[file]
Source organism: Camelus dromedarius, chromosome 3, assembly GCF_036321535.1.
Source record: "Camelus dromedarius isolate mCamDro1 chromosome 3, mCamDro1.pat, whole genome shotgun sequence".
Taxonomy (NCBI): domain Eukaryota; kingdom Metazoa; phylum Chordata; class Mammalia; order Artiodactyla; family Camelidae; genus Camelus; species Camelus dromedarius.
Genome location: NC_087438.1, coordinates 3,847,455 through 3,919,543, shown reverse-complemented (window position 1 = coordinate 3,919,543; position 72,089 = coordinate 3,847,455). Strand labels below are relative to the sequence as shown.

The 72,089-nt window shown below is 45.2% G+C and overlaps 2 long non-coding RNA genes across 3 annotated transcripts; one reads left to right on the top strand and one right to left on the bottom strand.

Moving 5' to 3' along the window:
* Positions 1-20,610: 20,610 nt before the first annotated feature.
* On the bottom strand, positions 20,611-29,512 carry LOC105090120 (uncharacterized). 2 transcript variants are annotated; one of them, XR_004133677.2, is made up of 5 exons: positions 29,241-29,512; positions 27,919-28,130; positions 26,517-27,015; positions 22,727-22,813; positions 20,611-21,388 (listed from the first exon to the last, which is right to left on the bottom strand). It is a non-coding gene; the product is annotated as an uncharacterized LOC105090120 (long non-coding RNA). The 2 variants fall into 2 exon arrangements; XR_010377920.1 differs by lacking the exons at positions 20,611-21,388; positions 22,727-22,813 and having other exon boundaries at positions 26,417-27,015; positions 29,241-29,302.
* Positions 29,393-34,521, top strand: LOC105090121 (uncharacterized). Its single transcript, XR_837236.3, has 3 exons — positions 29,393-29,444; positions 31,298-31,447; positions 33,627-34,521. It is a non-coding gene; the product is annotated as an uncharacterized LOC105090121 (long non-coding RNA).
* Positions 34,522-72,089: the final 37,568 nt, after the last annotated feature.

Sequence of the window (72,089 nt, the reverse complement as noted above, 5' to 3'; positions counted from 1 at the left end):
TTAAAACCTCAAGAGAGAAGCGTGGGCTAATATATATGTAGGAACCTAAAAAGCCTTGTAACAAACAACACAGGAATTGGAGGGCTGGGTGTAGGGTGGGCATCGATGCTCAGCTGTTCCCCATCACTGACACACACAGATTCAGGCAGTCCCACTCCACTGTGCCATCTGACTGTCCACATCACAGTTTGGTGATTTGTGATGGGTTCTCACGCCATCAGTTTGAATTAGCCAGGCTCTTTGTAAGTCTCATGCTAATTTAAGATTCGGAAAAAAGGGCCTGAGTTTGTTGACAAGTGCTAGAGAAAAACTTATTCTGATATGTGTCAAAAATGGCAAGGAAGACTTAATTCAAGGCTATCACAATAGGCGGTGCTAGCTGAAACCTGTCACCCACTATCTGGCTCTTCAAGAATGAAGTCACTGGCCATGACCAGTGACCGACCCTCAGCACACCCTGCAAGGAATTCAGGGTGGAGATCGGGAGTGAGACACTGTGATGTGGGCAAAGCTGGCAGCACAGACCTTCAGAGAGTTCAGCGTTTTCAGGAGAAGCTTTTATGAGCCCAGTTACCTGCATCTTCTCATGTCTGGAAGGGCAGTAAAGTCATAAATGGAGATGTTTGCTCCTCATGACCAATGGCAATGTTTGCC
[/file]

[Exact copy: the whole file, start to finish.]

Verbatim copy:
Source organism: Camelus dromedarius, chromosome 3, assembly GCF_036321535.1.
Source record: "Camelus dromedarius isolate mCamDro1 chromosome 3, mCamDro1.pat, whole genome shotgun sequence".
Taxonomy (NCBI): domain Eukaryota; kingdom Metazoa; phylum Chordata; class Mammalia; order Artiodactyla; family Camelidae; genus Camelus; species Camelus dromedarius.
Genome location: NC_087438.1, coordinates 3,847,455 through 3,919,543, shown reverse-complemented (window position 1 = coordinate 3,919,543; position 72,089 = coordinate 3,847,455). Strand labels below are relative to the sequence as shown.

The 72,089-nt window shown below is 45.2% G+C and overlaps 2 long non-coding RNA genes across 3 annotated transcripts; one reads left to right on the top strand and one right to left on the bottom strand.

Moving 5' to 3' along the window:
* Positions 1-20,610: 20,610 nt before the first annotated feature.
* On the bottom strand, positions 20,611-29,512 carry LOC105090120 (uncharacterized). 2 transcript variants are annotated; one of them, XR_004133677.2, is made up of 5 exons: positions 29,241-29,512; positions 27,919-28,130; positions 26,517-27,015; positions 22,727-22,813; positions 20,611-21,388 (listed from the first exon to the last, which is right to left on the bottom strand). It is a non-coding gene; the product is annotated as an uncharacterized LOC105090120 (long non-coding RNA). The 2 variants fall into 2 exon arrangements; XR_010377920.1 differs by lacking the exons at positions 20,611-21,388; positions 22,727-22,813 and having other exon boundaries at positions 26,417-27,015; positions 29,241-29,302.
* Positions 29,393-34,521, top strand: LOC105090121 (uncharacterized). Its single transcript, XR_837236.3, has 3 exons — positions 29,393-29,444; positions 31,298-31,447; positions 33,627-34,521. It is a non-coding gene; the product is annotated as an uncharacterized LOC105090121 (long non-coding RNA).
* Positions 34,522-72,089: the final 37,568 nt, after the last annotated feature.

Sequence of the window (72,089 nt, the reverse complement as noted above, 5' to 3'; positions counted from 1 at the left end):
TTAAAACCTCAAGAGAGAAGCGTGGGCTAATATATATGTAGGAACCTAAAAAGCCTTGTAACAAACAACACAGGAATTGGAGGGCTGGGTGTAGGGTGGGCATCGATGCTCAGCTGTTCCCCATCACTGACACACACAGATTCAGGCAGTCCCACTCCACTGTGCCATCTGACTGTCCACATCACAGTTTGGTGATTTGTGATGGGTTCTCACGCCATCAGTTTGAATTAGCCAGGCTCTTTGTAAGTCTCATGCTAATTTAAGATTCGGAAAAAAGGGCCTGAGTTTGTTGACAAGTGCTAGAGAAAAACTTATTCTGATATGTGTCAAAAATGGCAAGGAAGACTTAATTCAAGGCTATCACAATAGGCGGTGCTAGCTGAAACCTGTCACCCACTATCTGGCTCTTCAAGAATGAAGTCACTGGCCATGACCAGTGACCGACCCTCAGCACACCCTGCAAGGAATTCAGGGTGGAGATCGGGAGTGAGACACTGTGATGTGGGCAAAGCTGGCAGCACAGACCTTCAGAGAGTTCAGCGTTTTCAGGAGAAGCTTTTATGAGCCCAGTTACCTGCATCTTCTCATGTCTGGAAGGGCAGTAAAGTCATAAATGGAGATGTTTGCTCCTCATGACCAATGGCAATGTTTGCC